Natural gas dispute – Turkey threatens Greece with war

In the Mediterranean, a gas dispute is raging between Turkey and Greece. Mutual provocations are increasing – now Turkey is even threatening Greece with war.

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Turkey has openly threatened Greece with military conflict over the extension of its territorial waters in the Aegean Sea. “If that’s not a cause for war, what else?” Said Vice President Fuat Oktay of the Anadolu state news agency. “That would be a cause for war, the Casus Belli,” said Turkish Foreign Minister Mevlut Cavusoglu.

Athens criticized the Turkish threat. Turkey’s tactic of threatening war with its neighbors if they try to enforce their legal rights is “contrary to international political culture,” the Foreign Ministry said in Athens.

“Defend Whatever the Cost”

Greek Prime Minister Kyriakos Mitsotakis had declared in parliament on Wednesday that Greece is expanding its sovereign territory in the Ionian Sea, which lies opposite Italy, from 6 to 12 nautical miles. In sea areas where other countries are more than 24 nautical miles away, this may also potentially happen. Athens is ready to enter into a dialogue with Turkey by defining the continental shelf and the exclusive economic zone (EEZ) in the Aegean and the Eastern Mediterranean.

Oktay said Ankara would defend its rights at sea regardless of the cost. He also called on the EU to be “fair”. The European Union is not an international court that decides what is right and wrong. EU foreign ministers on Friday called on Ankara for the ultimate dialogue with Greece. Otherwise, the EU special summit on September 24 could discuss further punitive measures against Turkey.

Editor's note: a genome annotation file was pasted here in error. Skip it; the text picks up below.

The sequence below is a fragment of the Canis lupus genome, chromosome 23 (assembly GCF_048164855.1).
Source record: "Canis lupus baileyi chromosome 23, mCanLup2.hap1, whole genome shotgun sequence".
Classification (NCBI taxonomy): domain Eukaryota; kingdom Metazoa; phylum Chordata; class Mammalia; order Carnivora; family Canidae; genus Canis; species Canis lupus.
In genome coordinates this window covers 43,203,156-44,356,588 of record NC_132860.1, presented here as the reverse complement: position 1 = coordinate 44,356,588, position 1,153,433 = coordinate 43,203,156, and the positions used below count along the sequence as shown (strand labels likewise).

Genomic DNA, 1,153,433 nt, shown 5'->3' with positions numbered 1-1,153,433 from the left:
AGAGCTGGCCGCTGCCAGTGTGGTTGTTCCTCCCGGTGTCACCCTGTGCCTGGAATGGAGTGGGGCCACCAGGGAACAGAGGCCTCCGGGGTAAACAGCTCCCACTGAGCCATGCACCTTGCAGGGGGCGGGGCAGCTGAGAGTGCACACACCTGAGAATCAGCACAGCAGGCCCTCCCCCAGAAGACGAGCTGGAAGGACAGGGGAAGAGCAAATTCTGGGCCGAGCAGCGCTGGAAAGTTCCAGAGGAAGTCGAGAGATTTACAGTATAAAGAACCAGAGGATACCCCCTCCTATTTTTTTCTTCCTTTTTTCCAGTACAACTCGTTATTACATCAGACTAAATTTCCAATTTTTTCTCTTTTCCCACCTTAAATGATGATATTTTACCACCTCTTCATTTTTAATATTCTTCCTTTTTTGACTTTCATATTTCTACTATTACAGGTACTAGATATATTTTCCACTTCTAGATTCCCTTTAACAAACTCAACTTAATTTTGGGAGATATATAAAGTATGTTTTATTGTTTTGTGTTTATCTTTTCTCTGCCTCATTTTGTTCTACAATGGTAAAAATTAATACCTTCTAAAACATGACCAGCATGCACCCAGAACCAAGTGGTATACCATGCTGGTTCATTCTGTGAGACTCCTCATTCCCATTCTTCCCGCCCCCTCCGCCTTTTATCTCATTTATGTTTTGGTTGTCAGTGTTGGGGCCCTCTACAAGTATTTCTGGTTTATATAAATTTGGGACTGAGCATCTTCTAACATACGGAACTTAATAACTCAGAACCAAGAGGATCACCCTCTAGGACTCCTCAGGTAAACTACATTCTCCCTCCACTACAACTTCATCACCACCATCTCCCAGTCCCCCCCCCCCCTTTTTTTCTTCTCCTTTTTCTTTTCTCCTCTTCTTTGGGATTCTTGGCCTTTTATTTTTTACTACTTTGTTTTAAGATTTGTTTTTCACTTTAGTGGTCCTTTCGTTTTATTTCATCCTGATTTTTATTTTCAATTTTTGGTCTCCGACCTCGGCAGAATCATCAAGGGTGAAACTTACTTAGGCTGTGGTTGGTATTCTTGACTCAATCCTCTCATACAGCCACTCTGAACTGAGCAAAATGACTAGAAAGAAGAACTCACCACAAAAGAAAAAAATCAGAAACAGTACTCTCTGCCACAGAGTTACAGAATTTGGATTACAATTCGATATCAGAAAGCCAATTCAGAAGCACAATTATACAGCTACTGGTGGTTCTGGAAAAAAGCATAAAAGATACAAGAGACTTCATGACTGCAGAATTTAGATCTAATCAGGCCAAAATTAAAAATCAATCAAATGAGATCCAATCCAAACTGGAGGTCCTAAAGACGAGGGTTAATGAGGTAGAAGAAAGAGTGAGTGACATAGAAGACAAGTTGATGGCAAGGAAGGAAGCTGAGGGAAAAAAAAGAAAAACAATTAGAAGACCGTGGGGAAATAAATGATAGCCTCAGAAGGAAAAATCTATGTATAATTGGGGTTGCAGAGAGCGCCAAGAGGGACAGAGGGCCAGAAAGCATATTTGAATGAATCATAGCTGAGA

Tensions have built up about raw materials

As early as 1995, the Turkish parliament declared an extension of Greek territorial waters in the Aegean Sea as a cause of war for Turkey. Because then, because of the many Greek islands, the Aegean Sea would practically become a Greek lake.

Tensions between the two member states of NATO and the Organization for Security and Co-operation in Europe (OSCE) have risen sharply due to a dispute over undersea raw materials. Large reserves of natural gas are believed to be in the Eastern Mediterranean, and Turkey is exploring the subsurface in sea areas claimed by Cyprus or Greece. The Greek and Turkish forces are conducting maneuvers in the region. France in particular took part in the Greek maneuvers and the US navy in Turkish exercises.

On Friday, Turkey said it had intercepted 6 Greek F-16 fighter jets east of Cyprus. Previously, she had extended the work of her seismic reconnaissance vessel “Oruc Reis” there by five days until September 1. On Saturday, Ankara announced new target practice in the Eastern Mediterranean off Turkey’s southern coast.

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